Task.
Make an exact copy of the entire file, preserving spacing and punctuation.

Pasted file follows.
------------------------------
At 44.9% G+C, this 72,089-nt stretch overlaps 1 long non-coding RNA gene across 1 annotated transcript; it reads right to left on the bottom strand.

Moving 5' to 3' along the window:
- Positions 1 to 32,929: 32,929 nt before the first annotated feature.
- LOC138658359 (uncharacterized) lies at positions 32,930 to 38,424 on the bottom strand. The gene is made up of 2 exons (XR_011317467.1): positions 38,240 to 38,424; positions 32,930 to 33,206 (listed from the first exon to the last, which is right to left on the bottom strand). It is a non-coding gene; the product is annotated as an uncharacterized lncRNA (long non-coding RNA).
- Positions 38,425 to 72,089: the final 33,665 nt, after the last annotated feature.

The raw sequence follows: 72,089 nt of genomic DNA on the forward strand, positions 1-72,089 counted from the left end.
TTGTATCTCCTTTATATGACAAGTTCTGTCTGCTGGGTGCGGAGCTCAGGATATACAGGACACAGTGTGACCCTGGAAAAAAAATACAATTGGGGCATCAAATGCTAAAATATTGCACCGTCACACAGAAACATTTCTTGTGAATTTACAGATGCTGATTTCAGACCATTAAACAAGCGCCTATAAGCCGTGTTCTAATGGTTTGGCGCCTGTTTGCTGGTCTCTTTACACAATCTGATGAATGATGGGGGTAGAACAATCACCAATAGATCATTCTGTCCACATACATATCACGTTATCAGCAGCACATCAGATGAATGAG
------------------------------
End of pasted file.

At 44.9% G+C, this 72,089-nt stretch overlaps 1 long non-coding RNA gene across 1 annotated transcript; it reads right to left on the bottom strand.

Moving 5' to 3' along the window:
- Positions 1 to 32,929: 32,929 nt before the first annotated feature.
- LOC138658359 (uncharacterized) lies at positions 32,930 to 38,424 on the bottom strand. The gene is made up of 2 exons (XR_011317467.1): positions 38,240 to 38,424; positions 32,930 to 33,206 (listed from the first exon to the last, which is right to left on the bottom strand). It is a non-coding gene; the product is annotated as an uncharacterized lncRNA (long non-coding RNA).
- Positions 38,425 to 72,089: the final 33,665 nt, after the last annotated feature.

The raw sequence follows: 72,089 nt of genomic DNA on the forward strand, positions 1-72,089 counted from the left end.
TTGTATCTCCTTTATATGACAAGTTCTGTCTGCTGGGTGCGGAGCTCAGGATATACAGGACACAGTGTGACCCTGGAAAAAAAATACAATTGGGGCATCAAATGCTAAAATATTGCACCGTCACACAGAAACATTTCTTGTGAATTTACAGATGCTGATTTCAGACCATTAAACAAGCGCCTATAAGCCGTGTTCTAATGGTTTGGCGCCTGTTTGCTGGTCTCTTTACACAATCTGATGAATGATGGGGGTAGAACAATCACCAATAGATCATTCTGTCCACATACATATCACGTTATCAGCAGCACATCAGATGAATGAG